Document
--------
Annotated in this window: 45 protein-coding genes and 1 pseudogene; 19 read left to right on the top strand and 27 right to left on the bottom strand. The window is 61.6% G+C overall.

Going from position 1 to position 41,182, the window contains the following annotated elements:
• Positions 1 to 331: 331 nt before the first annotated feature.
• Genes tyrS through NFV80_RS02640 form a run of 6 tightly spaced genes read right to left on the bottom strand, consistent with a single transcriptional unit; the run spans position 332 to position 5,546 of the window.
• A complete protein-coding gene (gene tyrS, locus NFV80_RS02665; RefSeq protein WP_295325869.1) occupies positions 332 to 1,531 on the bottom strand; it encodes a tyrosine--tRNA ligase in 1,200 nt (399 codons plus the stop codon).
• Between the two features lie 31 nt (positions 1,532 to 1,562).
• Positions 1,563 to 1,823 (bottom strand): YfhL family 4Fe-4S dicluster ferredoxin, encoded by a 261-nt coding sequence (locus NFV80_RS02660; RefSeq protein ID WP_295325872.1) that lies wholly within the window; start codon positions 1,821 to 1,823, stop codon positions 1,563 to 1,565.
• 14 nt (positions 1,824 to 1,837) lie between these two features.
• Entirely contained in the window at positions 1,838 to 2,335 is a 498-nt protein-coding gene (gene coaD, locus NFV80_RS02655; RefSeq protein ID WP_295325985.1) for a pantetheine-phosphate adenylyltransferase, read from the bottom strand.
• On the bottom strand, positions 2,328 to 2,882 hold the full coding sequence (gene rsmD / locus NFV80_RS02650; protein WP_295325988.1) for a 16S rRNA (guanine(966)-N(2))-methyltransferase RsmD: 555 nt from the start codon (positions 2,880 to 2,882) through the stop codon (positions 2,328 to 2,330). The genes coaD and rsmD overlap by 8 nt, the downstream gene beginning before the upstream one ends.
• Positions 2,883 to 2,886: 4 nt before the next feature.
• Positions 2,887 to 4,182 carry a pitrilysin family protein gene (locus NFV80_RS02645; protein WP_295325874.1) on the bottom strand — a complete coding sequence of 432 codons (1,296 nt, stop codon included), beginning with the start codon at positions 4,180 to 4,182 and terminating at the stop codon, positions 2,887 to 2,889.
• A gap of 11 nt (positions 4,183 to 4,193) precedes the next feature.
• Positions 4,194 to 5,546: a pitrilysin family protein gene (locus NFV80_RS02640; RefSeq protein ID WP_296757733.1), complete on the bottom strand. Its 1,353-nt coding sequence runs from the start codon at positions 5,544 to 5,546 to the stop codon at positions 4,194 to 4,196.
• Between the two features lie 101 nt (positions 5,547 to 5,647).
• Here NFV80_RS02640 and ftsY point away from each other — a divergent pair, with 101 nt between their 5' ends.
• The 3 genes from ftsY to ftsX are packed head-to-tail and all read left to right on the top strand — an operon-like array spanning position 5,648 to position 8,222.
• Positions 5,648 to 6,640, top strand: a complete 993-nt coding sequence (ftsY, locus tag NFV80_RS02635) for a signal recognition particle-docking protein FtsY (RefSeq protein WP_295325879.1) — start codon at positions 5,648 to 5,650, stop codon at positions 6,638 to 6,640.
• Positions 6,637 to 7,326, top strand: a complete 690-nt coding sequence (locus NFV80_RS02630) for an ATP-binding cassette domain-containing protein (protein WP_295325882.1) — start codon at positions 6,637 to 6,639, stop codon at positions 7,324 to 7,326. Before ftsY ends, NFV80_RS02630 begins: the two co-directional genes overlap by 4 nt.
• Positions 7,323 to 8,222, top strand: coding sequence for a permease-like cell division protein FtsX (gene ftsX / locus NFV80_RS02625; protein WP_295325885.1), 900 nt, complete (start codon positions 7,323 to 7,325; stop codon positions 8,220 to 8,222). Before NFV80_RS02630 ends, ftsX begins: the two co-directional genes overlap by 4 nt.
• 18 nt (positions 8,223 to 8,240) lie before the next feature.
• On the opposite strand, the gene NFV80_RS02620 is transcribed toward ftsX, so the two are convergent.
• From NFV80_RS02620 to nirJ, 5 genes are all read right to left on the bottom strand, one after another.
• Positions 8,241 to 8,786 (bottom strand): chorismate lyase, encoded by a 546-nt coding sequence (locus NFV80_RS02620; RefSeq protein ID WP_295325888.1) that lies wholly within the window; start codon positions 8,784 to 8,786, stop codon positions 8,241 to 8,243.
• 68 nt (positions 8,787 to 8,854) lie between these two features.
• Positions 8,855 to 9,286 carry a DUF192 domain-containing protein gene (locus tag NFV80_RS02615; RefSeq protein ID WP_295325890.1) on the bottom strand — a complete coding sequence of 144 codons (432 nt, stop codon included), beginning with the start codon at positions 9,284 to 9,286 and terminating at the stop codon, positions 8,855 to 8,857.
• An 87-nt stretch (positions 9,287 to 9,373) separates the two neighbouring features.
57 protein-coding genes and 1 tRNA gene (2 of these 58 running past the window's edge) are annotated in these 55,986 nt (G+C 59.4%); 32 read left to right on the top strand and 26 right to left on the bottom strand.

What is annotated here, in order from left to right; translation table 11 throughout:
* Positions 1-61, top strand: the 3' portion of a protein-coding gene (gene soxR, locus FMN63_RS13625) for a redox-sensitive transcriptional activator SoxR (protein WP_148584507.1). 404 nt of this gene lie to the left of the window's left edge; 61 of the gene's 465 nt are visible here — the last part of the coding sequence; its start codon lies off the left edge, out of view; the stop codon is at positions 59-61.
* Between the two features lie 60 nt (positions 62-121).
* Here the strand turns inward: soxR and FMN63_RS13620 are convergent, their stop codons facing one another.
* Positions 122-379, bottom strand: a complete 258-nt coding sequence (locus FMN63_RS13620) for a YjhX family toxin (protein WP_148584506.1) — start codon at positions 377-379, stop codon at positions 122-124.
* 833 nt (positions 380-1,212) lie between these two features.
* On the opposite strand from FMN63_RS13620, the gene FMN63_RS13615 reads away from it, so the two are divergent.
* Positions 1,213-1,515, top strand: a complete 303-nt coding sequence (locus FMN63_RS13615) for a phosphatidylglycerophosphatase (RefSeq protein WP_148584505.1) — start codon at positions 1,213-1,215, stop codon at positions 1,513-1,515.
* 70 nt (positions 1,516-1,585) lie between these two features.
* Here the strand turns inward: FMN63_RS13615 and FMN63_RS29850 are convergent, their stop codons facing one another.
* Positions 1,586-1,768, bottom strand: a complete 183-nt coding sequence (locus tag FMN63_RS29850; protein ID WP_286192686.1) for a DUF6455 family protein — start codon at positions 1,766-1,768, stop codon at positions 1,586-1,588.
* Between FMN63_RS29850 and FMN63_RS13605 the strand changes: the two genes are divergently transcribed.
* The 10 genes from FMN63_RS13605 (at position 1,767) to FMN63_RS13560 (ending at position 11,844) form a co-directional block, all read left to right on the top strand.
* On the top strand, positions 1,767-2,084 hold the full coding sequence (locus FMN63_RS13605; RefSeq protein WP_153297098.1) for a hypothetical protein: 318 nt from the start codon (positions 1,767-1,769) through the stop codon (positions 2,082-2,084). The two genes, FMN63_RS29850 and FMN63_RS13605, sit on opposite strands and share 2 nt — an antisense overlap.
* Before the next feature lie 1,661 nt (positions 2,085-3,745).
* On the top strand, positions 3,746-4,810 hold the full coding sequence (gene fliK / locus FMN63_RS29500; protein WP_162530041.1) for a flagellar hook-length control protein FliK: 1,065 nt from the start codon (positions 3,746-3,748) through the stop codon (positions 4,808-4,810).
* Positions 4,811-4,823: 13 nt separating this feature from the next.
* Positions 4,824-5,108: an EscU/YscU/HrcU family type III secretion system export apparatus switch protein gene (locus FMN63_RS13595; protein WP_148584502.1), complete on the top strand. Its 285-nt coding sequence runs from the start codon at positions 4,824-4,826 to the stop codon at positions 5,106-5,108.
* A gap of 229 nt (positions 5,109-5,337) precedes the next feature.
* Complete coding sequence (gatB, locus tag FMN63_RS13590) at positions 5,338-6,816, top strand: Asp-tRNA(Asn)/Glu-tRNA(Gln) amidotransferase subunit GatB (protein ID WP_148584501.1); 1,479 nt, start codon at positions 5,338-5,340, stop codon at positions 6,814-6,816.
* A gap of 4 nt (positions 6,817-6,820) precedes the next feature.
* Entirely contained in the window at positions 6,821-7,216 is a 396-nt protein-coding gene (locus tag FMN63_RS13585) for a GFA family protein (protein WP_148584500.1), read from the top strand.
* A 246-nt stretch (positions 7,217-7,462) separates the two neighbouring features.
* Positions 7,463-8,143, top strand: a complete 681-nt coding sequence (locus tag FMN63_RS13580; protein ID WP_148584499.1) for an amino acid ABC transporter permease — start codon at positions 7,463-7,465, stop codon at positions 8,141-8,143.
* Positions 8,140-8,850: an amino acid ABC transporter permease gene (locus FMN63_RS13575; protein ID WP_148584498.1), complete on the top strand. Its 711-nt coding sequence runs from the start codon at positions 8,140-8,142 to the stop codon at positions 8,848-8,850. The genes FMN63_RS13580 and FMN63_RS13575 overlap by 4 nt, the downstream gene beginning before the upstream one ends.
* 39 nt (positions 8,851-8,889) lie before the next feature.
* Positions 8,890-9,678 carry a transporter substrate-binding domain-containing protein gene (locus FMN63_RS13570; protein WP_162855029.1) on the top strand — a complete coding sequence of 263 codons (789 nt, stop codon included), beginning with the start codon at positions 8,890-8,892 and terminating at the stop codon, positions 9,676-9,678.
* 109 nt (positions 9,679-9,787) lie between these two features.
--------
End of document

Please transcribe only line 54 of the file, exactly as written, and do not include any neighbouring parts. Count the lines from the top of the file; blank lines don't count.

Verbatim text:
* 39 nt (positions 8,851-8,889) lie before the next feature.